In hindsight, I could see how Prowl is just another attempt to scale indirect reciprocity by tracing reputation to a market entity’s domain name, exposing helper-recipient interactions to declared and random observers through PaCT, and promoting auditable reputations through parsable reports. The extended sequence of PaCT even illustrates how a reporter may query for advisories on whether to accept or reject a transaction opportunity, which is analogous to the decision to help others or not. It should not matter whether a transaction is called a sale, charity or paid service — the recipient (e.g., buyer) still receives a benefit and the originator (e.g., seller or donor) still accrues the cost in hopes of improving her long-term fitness (through redeemable reputation tokens or supporting others who make life better, more satisfying.)
Reading through research and literature published on the evolution of cooperation, it’s amazing to see theories and scoring strategies objectively compared using accepted frameworks for modeling, simulation and experimental studies. I see the concept of scoring strategies (image scoring, standing, etc.) as analogous to currency design. Good currency designs, like good scoring strategies, are more likely to persist in simulations and actual implementations.
My take-away lesson from evolutionary game theory is that overall fitness determines selection, and not the amount of tokens or currency that is owned by an individual. That perspective runs contrary to most economic game theory that uses the accumulation of money as the quantitative measure of success. Evolutionary selection by accrued fitness seems more natural. I was inspired enough to create a basic simulation program for modeling the spread of benefits/costs in a population that uses a particular currency design. However, I am still unsure of how to model selection in a saturated market population. I don’t think evolutionary selection is representative of the situation wherein market participants are cognizant of various currency designs that they would like to earn and use.
As the development effort in tyaga.org moves closer to the packaging stage, I would like to discuss a topic that is directly related to currency brand indexes: What type of currency diversity should an index represent and track?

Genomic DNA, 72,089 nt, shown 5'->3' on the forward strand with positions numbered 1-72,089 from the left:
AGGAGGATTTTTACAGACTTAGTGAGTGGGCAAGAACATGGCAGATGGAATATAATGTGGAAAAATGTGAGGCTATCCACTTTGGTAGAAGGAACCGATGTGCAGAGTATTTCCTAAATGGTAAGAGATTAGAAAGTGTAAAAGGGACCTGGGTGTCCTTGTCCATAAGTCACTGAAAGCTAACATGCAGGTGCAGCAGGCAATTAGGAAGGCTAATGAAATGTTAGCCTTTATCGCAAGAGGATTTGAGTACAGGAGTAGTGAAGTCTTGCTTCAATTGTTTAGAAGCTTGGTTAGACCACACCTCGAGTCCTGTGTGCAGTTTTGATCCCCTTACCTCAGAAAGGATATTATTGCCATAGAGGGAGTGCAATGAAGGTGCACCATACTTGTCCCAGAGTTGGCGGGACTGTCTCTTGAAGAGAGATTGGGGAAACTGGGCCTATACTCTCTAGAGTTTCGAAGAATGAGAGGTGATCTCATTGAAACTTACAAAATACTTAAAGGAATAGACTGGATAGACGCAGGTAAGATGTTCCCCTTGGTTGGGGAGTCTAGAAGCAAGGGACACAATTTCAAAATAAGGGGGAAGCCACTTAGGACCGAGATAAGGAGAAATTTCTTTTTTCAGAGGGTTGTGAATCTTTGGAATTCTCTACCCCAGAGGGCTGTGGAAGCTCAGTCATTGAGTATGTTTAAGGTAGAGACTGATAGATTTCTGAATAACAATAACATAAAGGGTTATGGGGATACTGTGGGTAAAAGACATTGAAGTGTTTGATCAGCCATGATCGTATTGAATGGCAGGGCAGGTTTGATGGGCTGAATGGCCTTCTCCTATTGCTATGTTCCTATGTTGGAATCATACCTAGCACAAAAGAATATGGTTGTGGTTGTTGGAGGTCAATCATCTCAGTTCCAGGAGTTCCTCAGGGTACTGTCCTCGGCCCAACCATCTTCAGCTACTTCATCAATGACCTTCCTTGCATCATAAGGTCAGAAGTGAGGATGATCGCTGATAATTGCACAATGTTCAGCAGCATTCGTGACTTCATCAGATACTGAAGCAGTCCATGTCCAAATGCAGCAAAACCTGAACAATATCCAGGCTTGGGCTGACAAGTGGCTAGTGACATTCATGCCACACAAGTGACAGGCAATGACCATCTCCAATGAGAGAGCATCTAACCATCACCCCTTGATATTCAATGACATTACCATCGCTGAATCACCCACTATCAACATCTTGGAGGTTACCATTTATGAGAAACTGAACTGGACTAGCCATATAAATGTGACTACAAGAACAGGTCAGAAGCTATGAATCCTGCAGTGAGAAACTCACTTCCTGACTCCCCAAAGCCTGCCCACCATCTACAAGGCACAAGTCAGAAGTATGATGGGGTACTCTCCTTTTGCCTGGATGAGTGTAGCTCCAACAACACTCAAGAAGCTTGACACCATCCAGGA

There are many ways to design a currency index, but the approach advocated in satconomy is to represent and track the diversity of specialized market entities and their activities through the concept of independent currency brands. Each entity issues currency as unused revenue and expense budgets. In a transaction between two entities, the unused expense budget of the payor’s entity decreases by the same amount as the unused revenue budget of the recipient’s entity. Both entities publish and report depersonalized transaction information to promote traceability and auditability. This approach has the following advantages with regards to the design of a currency index:
Tracking by currency brands leads to diversity in both quantitative and meaningful terms. Each brand represents a specific entity that contributes and takes from the market. In contrast, other approaches emphasize the potential diversity in different currency designs, which would naturally have less diversity than the number of market entities and be of interest only to currency designers and not the general public.
The OCAUP currency life cycle in satconomy aligns closely with a market entity’s typical use of “money”: to budget for organizational goals, to make or receive payments and to evaluate market performance. In contrast, other approaches emphasize other aspects of currency design such as a common means for storing or expressing wealth. Although these design aspects are important, they are not emphasized in satconomy.
A currency index in satconomy represents the existing diversity of market entities that issue independent currency brands. The accounting systems and interoperability requirements are intended to be as simple as possible. In contrast, other approaches attempt to put a new layer of accounting configurability and/or currency type diversity on top of existing entity diversity.
In all of the currency systems, platforms or frameworks that I have surveyed, I have not observed any that emphasize the utmost importance of currency indexes. In contrast, the research, development and establishment of relevant, sustainable currency indexes is a unifying theme in satconomy. A dynamic, reliable and informative currency index is an essential component and goal in satconomy. A brand index is not simply an option – it is a mandatory feature that promotes public monitoring and self-regulation of market entities that issue currency.
I have recently come across Postel’s Law, which is typically quoted as: “Be conservative in what you do; be liberal in what you accept from others.”
This is also known as the Robustness Principle. It reflects tyaga’s vision of how independent currency brands should operate and interact: “Be strict in setting your own limits and performance, be tolerant in accepting other currency brand’s limits and performance.”
In other words, in order to promote the adoption and spread of independent currency brands, it is important to expect that most entities will likely have poor performance relative to its initial budgets. The important thing is to observe work with dedication and perserverance, and not to expect immediate success. A dynamic index is therefore a means for evaluating the progress of an entity through its currency brand, and not a means for avoiding transactions that could help another entity reach its goals. Something to think about when studying and promoting the use of dynamic indices.